In general, if the game is too hard for you to enjoy, there's lots of little tricks you can to make it easier. I know this doesn't help those who plan to play at conventions or organized play, but when you're at home there's nothing stopping you from tweaking the rules to get the kind of game experience you want.
I would much prefer if FFG keeps the game difficult. It's a lot easier to use houserules to make the game easier than it is to make it harder. FFG needs to do a better job at providing alternative rules for easier play, especially for beginners trying to get into the game this late in the game's development.
I hope that FFG does not make anything easier. The theme and difficulty of the game right now are awesome right now, in my opinion, and if they made anything easier I would not buy it. That is the whole point of these types of games. If it is too easy, then a lot of people are not going to like it and are not going to invest in it. If it is hard, but still beatable, then that's what makes people like the game.
If some of the scenarios are too hard, then nothing is forcing you to play them. Go on to a different one. But all the scenarios have been beaten, and they are all possible, otherwise they would not have been released. I haven't beaten all the scenarios yet, and I definitely haven't beaten the Heirs of Numenor quests. But a whole cycle is coming, based on Heirs of Numenor type quests, and every single adventure pack will have more cards that make the previous ones easier. Don't give up on the game, thinking it's too hard, because they wouldn't make a game that isn't possible. If you need help on certain quests, use the forums. There are a whole bunch of people on here that will help if they can.
Playing an intense scenario, on the last stage, when you finally notice you've been playing with two Bofurs the whole time.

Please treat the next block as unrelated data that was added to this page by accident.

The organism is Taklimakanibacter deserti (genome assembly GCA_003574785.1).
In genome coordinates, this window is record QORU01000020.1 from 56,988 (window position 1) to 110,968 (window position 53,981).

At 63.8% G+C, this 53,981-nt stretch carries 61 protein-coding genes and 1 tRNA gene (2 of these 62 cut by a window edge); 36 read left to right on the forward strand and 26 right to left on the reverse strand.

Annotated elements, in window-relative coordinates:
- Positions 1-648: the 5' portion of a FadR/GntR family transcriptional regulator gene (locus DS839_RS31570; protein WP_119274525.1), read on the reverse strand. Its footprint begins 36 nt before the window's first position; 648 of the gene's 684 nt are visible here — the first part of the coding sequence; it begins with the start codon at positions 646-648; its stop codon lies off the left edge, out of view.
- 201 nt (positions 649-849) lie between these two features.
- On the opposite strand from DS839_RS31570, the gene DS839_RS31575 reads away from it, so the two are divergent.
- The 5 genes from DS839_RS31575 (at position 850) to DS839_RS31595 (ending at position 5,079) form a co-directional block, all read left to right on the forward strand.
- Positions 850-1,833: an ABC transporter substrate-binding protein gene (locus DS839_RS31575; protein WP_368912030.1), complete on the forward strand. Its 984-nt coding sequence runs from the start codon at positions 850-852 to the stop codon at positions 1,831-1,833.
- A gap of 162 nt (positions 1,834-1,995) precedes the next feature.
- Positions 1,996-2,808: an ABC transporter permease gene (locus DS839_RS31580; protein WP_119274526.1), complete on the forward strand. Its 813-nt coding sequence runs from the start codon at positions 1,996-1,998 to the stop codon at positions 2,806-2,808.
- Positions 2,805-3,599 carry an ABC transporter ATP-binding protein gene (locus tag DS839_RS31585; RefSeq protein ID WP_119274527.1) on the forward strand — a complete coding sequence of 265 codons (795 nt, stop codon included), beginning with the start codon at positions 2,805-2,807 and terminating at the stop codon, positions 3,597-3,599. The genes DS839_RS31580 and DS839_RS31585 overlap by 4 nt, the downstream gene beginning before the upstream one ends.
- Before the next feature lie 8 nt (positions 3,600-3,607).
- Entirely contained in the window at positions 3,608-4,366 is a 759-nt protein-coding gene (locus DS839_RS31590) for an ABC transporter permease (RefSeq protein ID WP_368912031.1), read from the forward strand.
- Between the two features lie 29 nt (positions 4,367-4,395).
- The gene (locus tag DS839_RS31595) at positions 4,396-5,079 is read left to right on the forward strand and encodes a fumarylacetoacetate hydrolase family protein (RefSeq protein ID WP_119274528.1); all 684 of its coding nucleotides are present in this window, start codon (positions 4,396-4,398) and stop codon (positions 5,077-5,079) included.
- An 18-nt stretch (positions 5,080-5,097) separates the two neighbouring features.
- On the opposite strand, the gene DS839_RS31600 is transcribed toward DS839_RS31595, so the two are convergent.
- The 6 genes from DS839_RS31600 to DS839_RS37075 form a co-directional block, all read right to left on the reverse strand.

Oops! In my last post I suggested a way to make the solo game easier by using 4 heroes and the average threat of each. Wrong! (this is what happens when I start posting while completely exhausted and a busy toddler climbing over me).
What I meant to say is use 4 heroes and the starting threat is 3 times their average threat. ex. [ (7+10+8+12) / 4 ] x 3 = 27.75 = 28 starting threat. This gives the solo player a significant power boost and the game is much easier but it still doesn't resolve the inherently luck based nature of the solo game.
Some cards are better than others, that's always the nature of nearly any game (not just those with deck construction). However, some people have different play styles and cards that you write off, might be key components in the strategy employed by another player.
Who said Eagles were rubbish? Because they are…. against some quests. The Hills of Emyn Muil is a very simple quest that I can destroy in a few turns with a good Spirit deck, but can't get anywhere against with my Eagles. And yet, I can beat all of the Heirs of Numenor quests with the same Eagle deck.
There are some very good decks posted on the strategy forum here or on CardGameDB.com, try out one of those and see how you do. Also, if you're not confident with a deck, try it out against Passage from Mirkwood in the core set. It's a good tutorial quest as it isn't overwhelmingly hard, but does present the basic challenge array (needing to get Progress Tokens, dealing with enemies, having Treachery cards and Shadow cards that can be unpleasant surprises). If your deck doesn't get bogged down there, then try it out on a level four quest. If you lose, then consider why you lost and if there's a way to tinker your deck to compensate for why that happened.